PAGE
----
I only wear protective gear that is comfortable from the first time I put it on, and the O’Neal Sierra Pro adventure motorcycle boots have just the right amount of flexibility and protective elements I look for in this footwear genre. The namesake of the 1960s motocross racing phenom Jim O’Neal, O’Neal USA
has been making off-road apparel since the 1970s. The Sierra Pro boots come from that experience and show it.
The Sierra Pro is 14 inches tall with a nine-inch waterproof liner to keep your feet dry when checking out the depth of the rocky creek in front of you. Most of the boot is leather, with suede microfiber and TPU protection added to the mix. There is molded TPU on the shin, the heel cup, and foot areas.
Remember adventure boots are made to protect your feet, ankles, and shin from inadvertent strikes, not from the crushing blows a full MX boot is designed to absorb—O’Neal will sell you its RDX 2.2 boots for that. The protection tradeoff is that you can comfortably ride, stand, walk, hike, and hang out in these boots all day for weeks or months at a time. There are matching shifter pads over the top of the reinforced toe boxes. The shifter pads, and all seams that get pull pressure, are double stitched.
To my foot feel, the Sierra Pro is a D-width boot; I am a Brannock Device
measured D width. The boot fits me comfortably with an athletic tube sock. When I add a calf-height, thick winter sock over the tube sock, it gets uncomfortably tight in the width and instep. I rode for three hours at 38 degrees, at an unprotected 50 to 65 MPH, and my toes didn’t get cold with just a tube sock.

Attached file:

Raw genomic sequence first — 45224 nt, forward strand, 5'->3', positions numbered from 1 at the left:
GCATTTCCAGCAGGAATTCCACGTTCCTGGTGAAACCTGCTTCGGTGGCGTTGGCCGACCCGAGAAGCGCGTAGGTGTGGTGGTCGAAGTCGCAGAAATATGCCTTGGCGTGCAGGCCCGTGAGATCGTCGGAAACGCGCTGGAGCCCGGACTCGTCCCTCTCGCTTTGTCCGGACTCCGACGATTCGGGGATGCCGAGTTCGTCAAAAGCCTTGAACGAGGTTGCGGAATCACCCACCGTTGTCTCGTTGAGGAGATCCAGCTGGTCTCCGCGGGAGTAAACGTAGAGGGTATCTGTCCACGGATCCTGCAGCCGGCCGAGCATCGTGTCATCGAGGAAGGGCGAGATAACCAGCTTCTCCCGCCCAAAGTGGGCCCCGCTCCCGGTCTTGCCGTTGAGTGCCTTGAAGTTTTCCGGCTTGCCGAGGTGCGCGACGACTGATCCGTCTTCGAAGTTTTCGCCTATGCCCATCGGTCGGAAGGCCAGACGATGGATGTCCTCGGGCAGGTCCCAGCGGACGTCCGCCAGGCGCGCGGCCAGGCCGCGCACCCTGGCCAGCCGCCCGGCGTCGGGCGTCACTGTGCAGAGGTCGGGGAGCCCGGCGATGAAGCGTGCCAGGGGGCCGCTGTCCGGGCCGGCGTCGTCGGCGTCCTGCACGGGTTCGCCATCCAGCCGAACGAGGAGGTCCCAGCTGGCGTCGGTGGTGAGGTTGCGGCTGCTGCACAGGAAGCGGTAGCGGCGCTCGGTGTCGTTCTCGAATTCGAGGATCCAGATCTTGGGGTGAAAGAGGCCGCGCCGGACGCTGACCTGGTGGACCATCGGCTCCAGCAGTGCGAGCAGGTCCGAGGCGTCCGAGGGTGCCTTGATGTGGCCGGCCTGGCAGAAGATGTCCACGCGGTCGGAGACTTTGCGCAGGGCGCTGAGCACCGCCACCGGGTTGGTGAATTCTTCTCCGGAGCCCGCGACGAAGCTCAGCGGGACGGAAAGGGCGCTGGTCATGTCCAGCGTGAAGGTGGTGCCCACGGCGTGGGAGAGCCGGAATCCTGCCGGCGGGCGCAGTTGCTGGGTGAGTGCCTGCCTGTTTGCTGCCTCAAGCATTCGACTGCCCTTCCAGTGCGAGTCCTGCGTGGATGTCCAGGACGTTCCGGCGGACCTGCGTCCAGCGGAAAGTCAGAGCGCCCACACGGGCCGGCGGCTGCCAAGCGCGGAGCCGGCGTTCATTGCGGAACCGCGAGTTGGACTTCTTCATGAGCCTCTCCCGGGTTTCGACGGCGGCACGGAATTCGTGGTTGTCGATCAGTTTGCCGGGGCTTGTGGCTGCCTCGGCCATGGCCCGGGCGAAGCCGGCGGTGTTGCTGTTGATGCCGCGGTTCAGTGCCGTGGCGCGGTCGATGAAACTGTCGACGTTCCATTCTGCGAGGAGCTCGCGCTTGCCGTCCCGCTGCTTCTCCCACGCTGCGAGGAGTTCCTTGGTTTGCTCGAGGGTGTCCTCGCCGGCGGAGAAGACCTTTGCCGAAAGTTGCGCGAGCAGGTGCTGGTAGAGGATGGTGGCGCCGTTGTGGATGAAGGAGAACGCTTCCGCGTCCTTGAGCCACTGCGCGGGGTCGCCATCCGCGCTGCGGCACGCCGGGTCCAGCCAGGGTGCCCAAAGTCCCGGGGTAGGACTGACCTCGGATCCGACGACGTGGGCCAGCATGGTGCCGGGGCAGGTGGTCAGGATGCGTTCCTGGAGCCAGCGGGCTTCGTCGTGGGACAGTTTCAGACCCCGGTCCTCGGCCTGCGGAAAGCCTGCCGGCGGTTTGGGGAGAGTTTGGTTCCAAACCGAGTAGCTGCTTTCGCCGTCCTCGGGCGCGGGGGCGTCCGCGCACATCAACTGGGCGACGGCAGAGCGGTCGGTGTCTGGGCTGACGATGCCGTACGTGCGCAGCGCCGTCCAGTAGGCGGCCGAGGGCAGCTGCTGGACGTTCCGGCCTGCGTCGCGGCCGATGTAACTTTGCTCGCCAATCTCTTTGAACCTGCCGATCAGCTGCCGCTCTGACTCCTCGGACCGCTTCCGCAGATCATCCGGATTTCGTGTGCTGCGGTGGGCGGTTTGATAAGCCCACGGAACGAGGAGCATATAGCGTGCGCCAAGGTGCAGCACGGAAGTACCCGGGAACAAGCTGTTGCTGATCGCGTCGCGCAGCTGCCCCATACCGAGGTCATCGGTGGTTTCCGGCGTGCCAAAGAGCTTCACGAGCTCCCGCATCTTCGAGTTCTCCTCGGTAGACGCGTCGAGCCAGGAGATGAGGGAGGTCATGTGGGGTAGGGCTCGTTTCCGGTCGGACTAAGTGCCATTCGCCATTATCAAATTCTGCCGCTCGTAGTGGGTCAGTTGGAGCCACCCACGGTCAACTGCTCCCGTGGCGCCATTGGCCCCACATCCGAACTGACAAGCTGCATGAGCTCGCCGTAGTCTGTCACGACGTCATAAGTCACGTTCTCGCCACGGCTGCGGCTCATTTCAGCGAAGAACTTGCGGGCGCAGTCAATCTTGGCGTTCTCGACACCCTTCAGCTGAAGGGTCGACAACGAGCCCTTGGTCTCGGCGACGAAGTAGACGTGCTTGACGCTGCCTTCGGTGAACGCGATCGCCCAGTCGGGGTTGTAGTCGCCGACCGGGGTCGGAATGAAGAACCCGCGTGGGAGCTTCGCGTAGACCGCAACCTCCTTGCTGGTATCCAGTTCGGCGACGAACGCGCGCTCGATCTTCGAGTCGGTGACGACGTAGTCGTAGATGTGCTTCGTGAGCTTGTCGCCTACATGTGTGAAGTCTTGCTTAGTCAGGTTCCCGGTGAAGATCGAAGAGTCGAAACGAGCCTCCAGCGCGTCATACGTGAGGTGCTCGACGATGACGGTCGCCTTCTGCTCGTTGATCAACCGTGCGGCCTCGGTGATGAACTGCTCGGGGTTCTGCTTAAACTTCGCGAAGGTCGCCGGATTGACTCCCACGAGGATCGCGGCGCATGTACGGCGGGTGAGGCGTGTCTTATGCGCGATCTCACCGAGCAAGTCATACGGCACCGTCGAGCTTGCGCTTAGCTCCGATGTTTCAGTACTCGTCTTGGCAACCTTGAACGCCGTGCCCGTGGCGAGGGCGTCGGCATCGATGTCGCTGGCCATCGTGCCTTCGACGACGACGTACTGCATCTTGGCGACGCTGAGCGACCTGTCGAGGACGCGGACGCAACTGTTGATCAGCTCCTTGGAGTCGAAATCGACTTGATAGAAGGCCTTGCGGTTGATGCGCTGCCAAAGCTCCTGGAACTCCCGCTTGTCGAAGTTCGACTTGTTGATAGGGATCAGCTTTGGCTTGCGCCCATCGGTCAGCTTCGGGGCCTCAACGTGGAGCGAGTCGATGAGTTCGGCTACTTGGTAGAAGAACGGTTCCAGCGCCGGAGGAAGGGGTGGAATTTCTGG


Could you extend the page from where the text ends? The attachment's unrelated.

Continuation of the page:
I also walked around on snow-covered grass to check the grip of the sole pattern. Unless you are planning some all-day snow play, tube socks, or better yet, dedicated motorcycle socks, should be just fine. The toe box height is great for getting under the shifter on the Ultimate Motorcycling Yamaha Ténéré 700 Project Bike
. However, if you have a high arch or wear extra heavy socks, you will have to adjust what size O’Neal Sierra Pro boots you buy.
The rubber sole has a deep chevron pattern—not unlike an ADV tire tread pattern—with the heel in a reverse chevron. The sole adds a little more than an inch to my inseam. This thickness sole is very helpful to reach the ground nearly flatfooted on the Ténéré 700
.The inner sole is nylon with a steel shank. The steel shank supports my 195 pounds standing for hours on the pegs without bending or transferring the pressure to my arch.
Two metal buckles pull on adjustable straps to keep your foot secure without constriction and to your preferred fit. Above the buckles is a large patch of hook-and-loop to secure the top fold-over shin protection.
After walking for several miles in the boots, on purpose, I found that the placement of the buckles and the instep bellows keep the boot sides from creasing into my personal sensitive spot—right above my outside ankle bone.Adventure riding, and the gear that protects us while we are doing it, is getting a lot of attention. The O’Neal Sierra Pro reflects decades of experience; it is a durable and comfortable adventure boot at an attractive price point.
O’Neal Sierra Pro Boots Fast FactsO’Neal Sierra Pro Boots Price: $230 MSRP